Built, together with its tall companion, in 1832, this little character has become a unique mascot for Burnham on Sea.
Following a survey of the Bristol Channel by Lieut. Henry Denham R.N. Burnham High and Low lights were built, on his recommendation, to a design by Joseph Nelson and inaugurated in 1832 . The Low Light is a picturesque square wooden building which stands at the high water mark on nine huge oak stilts, providing little resistance to any water and therefore remaining undamaged by the sea. Each of the tower’s legs is sunk sixteen feet into the sand. It stands 35 – 40 ft high depending on varying level of beach. During construction a worker was killed when he fell from the top.
The southern and western sides of the tower have square windows through which the light is visible. Steps aid access to the rear; these, having been removed for a period due to incessant vandalism, are now back in place. The steps did not originally turn the corner around the back leg but had to be extended due to the drop in the level of beach.
To read a graffito of 1844-5 click link: Low Lighthouse Graffito Poem
‘Trinity Path’ leads from the High Light on the Berrow Road to the beach near the Low Light and was used by keepers to move between the two. It was also used at one time as a route for transporting, via narrow gauge railway, coal which came by small boats from the Forest of Dean and South Wales to a wharf near the Lighthouse.
The High Light used a flashing mechanism, whereas the Low Light showed continuous fixed white and red lights. By using these two lighthouses, carefully placed, the exact bearing of the deep water channel into the Parrett estuary could be located. A vessel would line up the lights one above the other to show the entrance to the channel.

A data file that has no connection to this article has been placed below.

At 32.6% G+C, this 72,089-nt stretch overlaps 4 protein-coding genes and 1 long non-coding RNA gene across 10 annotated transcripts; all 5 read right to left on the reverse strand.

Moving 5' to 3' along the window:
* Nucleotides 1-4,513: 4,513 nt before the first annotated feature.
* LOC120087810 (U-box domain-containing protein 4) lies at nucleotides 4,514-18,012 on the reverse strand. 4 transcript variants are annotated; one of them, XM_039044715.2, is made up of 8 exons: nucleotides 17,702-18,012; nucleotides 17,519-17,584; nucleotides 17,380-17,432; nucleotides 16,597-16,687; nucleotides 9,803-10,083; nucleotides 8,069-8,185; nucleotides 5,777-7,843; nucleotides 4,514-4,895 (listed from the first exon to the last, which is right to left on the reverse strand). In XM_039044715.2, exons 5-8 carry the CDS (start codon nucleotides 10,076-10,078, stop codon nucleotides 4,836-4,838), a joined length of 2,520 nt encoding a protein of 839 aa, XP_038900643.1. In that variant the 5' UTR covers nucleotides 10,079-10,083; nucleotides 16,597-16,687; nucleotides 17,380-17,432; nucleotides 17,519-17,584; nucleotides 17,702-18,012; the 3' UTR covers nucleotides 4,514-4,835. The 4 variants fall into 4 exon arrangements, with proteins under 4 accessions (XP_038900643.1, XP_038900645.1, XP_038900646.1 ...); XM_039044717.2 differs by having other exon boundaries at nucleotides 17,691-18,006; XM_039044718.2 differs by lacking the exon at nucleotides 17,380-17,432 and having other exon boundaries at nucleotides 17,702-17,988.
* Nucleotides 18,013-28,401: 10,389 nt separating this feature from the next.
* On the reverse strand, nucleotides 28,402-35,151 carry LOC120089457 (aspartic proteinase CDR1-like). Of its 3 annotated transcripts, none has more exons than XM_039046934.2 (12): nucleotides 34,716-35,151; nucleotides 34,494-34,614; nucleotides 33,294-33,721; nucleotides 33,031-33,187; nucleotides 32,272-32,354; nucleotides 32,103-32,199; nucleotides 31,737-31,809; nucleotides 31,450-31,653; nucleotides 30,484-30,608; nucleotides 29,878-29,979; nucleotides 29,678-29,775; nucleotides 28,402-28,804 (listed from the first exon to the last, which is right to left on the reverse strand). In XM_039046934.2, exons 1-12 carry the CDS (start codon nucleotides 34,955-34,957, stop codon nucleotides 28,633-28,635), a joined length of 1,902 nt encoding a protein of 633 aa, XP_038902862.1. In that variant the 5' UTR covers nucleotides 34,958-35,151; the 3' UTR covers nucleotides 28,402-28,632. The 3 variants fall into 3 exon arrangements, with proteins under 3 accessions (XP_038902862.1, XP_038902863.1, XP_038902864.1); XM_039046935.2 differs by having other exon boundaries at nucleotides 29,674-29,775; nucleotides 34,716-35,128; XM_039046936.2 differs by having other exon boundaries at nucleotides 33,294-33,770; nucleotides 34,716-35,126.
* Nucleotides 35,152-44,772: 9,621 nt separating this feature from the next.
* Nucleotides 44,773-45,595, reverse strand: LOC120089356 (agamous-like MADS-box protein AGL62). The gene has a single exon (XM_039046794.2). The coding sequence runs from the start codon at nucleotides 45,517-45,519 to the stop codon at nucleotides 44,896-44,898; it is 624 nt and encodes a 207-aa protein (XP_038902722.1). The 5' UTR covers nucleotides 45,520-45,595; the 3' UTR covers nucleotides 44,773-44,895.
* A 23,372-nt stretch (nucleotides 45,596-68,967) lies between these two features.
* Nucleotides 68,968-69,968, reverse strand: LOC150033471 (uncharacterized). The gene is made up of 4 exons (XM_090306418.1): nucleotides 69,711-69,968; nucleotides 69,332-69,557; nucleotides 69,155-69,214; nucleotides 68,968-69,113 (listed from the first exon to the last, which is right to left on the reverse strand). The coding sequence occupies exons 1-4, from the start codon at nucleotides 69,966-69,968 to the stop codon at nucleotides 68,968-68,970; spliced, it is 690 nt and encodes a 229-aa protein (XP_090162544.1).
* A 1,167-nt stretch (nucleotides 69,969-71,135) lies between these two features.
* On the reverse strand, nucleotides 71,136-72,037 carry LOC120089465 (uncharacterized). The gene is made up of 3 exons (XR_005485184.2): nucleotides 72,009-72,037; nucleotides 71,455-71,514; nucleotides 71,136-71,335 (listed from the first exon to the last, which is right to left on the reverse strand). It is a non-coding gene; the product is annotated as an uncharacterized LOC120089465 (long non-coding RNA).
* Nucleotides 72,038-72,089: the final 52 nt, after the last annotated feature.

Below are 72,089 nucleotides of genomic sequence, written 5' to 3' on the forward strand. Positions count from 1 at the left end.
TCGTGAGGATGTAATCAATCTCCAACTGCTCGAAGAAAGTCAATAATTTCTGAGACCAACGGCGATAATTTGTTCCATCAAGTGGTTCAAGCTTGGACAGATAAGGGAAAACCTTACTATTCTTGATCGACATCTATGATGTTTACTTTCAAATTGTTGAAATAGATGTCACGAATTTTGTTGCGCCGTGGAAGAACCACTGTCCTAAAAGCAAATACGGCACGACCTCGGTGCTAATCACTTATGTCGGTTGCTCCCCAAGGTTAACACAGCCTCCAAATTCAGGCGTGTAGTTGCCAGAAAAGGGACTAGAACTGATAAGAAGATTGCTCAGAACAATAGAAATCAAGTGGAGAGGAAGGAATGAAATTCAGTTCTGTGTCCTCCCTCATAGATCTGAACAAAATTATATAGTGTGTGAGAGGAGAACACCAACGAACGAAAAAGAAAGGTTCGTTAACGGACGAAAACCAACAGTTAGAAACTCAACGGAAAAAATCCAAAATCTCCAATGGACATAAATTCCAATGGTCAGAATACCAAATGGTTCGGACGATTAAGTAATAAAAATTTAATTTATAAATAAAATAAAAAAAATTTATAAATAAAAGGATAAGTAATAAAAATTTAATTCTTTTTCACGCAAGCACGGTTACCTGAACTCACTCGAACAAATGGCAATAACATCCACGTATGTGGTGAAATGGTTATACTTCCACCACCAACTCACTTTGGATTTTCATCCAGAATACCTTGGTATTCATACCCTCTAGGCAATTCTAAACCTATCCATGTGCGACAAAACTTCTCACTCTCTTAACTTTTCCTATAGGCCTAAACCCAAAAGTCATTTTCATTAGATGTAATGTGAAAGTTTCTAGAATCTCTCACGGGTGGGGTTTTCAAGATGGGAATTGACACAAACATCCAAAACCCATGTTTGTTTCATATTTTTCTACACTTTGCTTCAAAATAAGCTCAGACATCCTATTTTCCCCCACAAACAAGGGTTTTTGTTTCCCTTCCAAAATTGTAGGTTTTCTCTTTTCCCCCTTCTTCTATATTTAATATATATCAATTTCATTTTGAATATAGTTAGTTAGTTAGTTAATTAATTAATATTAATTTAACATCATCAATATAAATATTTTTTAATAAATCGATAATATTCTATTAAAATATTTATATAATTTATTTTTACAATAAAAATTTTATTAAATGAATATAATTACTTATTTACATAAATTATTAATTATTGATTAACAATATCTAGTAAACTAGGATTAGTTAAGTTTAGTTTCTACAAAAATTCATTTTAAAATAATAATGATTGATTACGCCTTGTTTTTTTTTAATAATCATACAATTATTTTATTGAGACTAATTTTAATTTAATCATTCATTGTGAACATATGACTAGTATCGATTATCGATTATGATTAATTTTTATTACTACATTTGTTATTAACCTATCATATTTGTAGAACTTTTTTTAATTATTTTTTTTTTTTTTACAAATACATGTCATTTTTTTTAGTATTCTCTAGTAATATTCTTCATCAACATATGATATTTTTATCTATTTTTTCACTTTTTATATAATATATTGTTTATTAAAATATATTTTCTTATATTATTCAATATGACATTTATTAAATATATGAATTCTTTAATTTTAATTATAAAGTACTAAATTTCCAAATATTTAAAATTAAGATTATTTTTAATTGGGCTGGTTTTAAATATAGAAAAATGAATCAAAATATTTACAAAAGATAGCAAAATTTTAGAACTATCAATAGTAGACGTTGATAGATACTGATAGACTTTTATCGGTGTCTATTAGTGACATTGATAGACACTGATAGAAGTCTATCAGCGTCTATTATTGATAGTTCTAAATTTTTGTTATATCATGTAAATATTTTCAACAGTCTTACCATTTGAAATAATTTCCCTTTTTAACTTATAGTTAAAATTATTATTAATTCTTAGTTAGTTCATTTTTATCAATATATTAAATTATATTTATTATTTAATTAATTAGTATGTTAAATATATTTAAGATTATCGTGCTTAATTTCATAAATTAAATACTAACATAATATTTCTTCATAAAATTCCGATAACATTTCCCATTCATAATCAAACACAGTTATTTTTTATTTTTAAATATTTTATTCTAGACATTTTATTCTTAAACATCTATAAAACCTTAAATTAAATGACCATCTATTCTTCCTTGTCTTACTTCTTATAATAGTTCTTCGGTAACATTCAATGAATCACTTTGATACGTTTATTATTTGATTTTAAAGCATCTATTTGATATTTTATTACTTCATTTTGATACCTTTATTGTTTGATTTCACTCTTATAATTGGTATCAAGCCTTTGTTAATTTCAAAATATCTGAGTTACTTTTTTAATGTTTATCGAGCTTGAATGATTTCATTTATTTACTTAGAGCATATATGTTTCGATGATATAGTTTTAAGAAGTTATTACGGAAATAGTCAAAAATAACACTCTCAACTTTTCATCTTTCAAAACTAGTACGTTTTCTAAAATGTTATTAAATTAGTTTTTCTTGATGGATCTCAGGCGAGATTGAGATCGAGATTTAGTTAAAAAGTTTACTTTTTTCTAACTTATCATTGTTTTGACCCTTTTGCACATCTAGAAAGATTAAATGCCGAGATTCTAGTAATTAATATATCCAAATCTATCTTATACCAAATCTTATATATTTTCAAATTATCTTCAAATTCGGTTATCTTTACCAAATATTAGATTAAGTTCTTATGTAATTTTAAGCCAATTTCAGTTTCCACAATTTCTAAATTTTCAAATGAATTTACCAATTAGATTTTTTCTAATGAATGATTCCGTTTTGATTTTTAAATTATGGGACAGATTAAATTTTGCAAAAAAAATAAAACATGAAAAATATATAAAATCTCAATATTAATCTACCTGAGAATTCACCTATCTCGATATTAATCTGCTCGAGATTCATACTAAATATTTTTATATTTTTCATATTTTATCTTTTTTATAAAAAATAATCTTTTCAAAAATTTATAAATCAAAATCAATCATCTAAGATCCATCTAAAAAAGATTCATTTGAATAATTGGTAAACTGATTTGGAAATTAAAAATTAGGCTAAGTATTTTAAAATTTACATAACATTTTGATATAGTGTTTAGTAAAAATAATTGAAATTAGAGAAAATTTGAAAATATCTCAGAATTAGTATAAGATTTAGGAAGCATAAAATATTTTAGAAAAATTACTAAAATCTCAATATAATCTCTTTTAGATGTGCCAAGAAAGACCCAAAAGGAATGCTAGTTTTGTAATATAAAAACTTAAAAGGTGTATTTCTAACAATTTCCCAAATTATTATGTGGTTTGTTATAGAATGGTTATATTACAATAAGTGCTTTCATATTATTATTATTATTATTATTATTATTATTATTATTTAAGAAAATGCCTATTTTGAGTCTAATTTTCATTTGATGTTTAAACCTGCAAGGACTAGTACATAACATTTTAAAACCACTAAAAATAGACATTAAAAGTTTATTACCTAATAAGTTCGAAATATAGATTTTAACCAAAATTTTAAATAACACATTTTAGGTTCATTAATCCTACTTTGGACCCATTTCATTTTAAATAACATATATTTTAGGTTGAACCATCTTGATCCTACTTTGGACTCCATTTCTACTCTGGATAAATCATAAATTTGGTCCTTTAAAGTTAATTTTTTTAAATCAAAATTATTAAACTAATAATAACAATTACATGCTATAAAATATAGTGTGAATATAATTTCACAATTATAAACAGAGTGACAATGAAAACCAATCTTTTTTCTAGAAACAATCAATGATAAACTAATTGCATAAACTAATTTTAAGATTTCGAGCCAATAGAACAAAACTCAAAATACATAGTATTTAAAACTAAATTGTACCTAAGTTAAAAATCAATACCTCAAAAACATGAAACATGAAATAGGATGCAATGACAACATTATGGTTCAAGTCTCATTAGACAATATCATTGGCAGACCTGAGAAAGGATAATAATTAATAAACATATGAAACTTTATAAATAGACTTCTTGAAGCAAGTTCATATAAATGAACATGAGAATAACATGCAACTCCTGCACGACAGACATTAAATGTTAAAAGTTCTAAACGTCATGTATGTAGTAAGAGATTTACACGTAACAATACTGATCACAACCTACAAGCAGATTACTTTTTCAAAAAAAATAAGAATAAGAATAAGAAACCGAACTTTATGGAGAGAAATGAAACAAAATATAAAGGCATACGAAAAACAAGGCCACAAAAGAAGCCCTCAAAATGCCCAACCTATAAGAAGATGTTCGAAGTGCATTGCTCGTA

With the coming of electricity to Burnham in 1927 the paraffin vapour lamps were made redundant and replaced by a 1000 watt electric bulb in the High Light with a range of 15 miles and a 500 watt bulb in the Low Light with a range of 9 miles. In 1969 a ‘sector’ light was installed beneath the main lantern of the High Light. In addition to the flashing white light this provided a light of three colours – green, white and red – all of which used together could provide shipping with the correct bearing for the deep water channel. The sector light made the Low Light obsolete and it was therefore discontinued in 1969. However, it was recommissioned in 1993 as an additional aid to navigation and is a Grade I listed building.
The nine-legged landmark is an attraction in itself, being used in the town’s coat of arms, local signs and literature, and much photographed by walkers and reproduced by local artists. When it received a ‘make-over’ a few years ago, a total of 50 litres of Cuprinol opaque wood finish was used to protect the structure from the elements!
Follow this link for information about the switch-over of the lighthouses in 1993.
Additional information from Interesting England